Since the inception of digital imaging, no single activity has caused more confusion and frustration than the quest for attaining accurate output. Over the years, professionals and service bureaus have come up with many different concepts of how to produce accurate output. In most cases, it was hit and miss, and in many instances even the most successful results were very limited.
Anyone who works with digitally produced images desires to have a WYSIWYG workflow. In other words, they want their output to look exactly the way it does on their monitors. While it's understandable to feel that way, it's important to understand some of the misconceptions and pitfalls that come with achieving this goal.
The most important thing to understand is, no matter how hard you try, you will never get printed output to exactly match your monitor. But before you start thinking you're totally wasting your time, let me explain why. Put simply, when you view images on a monitor, you're looking at images that are lit by transmitting light through them from behind. When you look at printed images, you are looking at them reflectively. They are produced differently, and therefore they can never look exactly alike. You can get them close, sometimes really close. But they'll never be an exact match. Why? Well, for one thing, images produced by a monitor have a different color gamut (number of available colors) than images printed on paper. Some colors you see on a monitor, especially vivid bright colors, just can't be reproduced on paper. And when that happens, those colors have to be substituted when the image is printed, which forces the image to look different than it does on the monitor.
So Rule #1 in color management is: we are not trying to match our monitors. We are trying to come really close, while at the same time trying to be able to accurately reproduce those same results over and over again. Ideally, we want a situation where we have consistent, predictable color every time we output an image, no matter what it is printed on.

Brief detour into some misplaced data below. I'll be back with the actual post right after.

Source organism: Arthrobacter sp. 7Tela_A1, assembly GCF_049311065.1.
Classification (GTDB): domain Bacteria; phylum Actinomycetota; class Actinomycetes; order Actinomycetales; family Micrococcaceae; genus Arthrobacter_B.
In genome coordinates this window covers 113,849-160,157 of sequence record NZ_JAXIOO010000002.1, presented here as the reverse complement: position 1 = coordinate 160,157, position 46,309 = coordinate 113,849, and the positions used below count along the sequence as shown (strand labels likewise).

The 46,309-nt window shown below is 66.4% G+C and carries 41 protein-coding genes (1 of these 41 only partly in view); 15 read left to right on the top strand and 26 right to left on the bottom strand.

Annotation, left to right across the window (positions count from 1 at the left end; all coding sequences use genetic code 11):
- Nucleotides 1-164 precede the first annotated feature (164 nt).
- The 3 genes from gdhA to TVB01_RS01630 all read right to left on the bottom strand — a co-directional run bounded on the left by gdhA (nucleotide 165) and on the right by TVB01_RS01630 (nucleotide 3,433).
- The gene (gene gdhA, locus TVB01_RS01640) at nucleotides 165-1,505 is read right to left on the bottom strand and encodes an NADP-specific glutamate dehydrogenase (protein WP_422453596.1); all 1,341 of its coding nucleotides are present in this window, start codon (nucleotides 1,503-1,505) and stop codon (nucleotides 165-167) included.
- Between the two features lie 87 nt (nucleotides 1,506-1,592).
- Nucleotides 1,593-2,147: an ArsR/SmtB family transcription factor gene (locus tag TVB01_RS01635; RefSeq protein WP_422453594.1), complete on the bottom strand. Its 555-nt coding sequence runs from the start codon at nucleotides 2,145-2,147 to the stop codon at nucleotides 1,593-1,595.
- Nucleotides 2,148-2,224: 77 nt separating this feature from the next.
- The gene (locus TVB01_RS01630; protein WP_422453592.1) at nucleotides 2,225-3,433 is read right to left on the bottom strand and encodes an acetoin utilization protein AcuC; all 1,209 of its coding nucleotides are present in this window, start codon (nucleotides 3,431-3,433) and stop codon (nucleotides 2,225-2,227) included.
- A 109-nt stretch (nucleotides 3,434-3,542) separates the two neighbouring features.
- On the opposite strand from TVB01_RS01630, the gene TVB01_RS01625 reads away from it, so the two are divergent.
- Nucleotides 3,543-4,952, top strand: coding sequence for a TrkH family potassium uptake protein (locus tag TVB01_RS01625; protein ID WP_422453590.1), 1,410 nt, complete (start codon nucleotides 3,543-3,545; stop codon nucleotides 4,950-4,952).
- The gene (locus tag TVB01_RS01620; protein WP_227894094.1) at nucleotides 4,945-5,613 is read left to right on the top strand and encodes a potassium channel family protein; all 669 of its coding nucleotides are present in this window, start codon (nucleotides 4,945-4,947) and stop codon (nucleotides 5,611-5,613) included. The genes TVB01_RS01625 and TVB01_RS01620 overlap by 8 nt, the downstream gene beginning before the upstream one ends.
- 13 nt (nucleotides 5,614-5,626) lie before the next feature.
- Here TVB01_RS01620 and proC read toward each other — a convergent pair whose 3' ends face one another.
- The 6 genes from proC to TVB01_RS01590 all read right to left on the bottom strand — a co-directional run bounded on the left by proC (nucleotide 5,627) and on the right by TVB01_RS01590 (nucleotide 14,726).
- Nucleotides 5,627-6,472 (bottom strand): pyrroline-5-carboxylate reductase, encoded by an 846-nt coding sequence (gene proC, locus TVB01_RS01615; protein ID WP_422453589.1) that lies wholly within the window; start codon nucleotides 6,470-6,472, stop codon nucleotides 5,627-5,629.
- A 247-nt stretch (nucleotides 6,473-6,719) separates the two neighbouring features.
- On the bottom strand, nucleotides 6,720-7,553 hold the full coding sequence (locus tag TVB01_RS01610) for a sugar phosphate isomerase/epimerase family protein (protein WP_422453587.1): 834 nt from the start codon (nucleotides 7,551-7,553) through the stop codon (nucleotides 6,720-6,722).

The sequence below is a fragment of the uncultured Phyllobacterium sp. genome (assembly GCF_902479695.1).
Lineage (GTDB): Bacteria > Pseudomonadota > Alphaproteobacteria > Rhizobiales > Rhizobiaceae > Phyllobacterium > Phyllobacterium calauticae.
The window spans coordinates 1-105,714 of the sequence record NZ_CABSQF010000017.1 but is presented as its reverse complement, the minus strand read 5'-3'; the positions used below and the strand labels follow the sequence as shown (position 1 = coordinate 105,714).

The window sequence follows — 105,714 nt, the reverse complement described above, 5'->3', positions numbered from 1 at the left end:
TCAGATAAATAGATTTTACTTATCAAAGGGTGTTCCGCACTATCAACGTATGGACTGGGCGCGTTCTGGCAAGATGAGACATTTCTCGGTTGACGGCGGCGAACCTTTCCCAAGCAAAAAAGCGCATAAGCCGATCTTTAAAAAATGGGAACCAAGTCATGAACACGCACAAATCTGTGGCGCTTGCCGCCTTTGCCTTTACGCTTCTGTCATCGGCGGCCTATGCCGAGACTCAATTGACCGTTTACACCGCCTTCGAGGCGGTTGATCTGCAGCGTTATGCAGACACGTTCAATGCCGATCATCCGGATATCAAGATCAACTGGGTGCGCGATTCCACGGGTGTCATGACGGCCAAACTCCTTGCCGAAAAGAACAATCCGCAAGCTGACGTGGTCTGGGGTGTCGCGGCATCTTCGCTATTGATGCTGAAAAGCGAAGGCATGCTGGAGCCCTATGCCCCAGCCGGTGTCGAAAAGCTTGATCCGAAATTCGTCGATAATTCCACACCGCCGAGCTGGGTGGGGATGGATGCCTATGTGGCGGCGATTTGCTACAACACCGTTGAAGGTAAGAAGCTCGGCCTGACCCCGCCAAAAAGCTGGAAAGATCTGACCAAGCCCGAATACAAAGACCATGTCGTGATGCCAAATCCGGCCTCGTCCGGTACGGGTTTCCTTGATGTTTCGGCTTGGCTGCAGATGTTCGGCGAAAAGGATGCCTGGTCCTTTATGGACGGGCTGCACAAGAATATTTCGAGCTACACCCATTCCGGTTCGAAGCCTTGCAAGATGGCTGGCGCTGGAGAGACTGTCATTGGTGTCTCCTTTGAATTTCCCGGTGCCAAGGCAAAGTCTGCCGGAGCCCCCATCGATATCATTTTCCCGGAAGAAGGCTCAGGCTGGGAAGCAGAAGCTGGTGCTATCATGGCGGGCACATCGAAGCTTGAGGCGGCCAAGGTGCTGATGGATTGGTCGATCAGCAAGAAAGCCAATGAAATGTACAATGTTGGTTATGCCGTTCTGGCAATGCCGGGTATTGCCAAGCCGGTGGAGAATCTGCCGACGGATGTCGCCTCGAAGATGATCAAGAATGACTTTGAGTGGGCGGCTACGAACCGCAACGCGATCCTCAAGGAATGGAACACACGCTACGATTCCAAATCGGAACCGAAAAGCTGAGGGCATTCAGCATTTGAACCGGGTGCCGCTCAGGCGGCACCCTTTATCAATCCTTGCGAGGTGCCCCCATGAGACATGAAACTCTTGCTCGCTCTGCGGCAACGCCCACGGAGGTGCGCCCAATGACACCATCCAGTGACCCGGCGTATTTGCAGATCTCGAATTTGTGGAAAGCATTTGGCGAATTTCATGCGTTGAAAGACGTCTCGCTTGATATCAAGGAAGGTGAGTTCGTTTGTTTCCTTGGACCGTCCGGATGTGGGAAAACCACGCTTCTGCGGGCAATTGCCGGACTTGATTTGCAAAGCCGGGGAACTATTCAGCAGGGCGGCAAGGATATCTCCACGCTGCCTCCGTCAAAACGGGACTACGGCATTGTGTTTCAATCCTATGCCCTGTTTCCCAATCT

Color management is a workflow that allows us to achieve consistent, predictable color across multiple platforms and multiple devices. For this to work, we have to accept the fact that we'll never match our output to our monitor. Our goal is to come really, really close, but most important, be consistent. In other words, by using proper color management, I can predict from looking at the image on my monitor how it will look when it's printed. It may not match my monitor, and if it's off a little, it will always be off by the same amount every time. For example, if I print a portrait from my computer onto an Epson 7800 using Epson Lustre paper, and it appears a little yellower on the print than it appears on my monitor, I can trust the fact that everything I print from that printer on that paper will always be that little bit yellower compared to my monitor. I can even take it a step further by creating a Photoshop Action to compensate for the difference and guarantee myself that I'll always get prints I am happy with.
Using ICC Profiles
This is achieved through the use of ICC profiles. A profile is a small file that describes the characteristics of the device it corresponds to. For example, a printer profile describes all the color characteristics of the printer/paper/ink combination it was created from. A monitor profile describes the color characteristics of the monitor being used. The workflow, in basic terms, is to convert the colors of an image from the color space of the monitor to the color space of the output device. We can do this using ICC-aware software, such as Adobe Photoshop, or one of the many software RIPs that drive many high-end printers being used today.
There are several ways we can get ICC profiles to help us manage our output. The easiest is to get pre-existing, or "canned," profiles from printer or paper manufacturers. These are generic profiles that will get you good results, but may not always be accurate. The quality of the profiles depends on the conditions and the method they were created under. They can vary from very accurate to not even close. A more accurate means of getting profiles is to either create a custom profile yourself or have someone create it for you. Just remember, you need a different profile for every paper/ink combination you use. How to create a profile is beyond the scope of this article. For now, we'll concentrate on how to use profiles to get accurate output.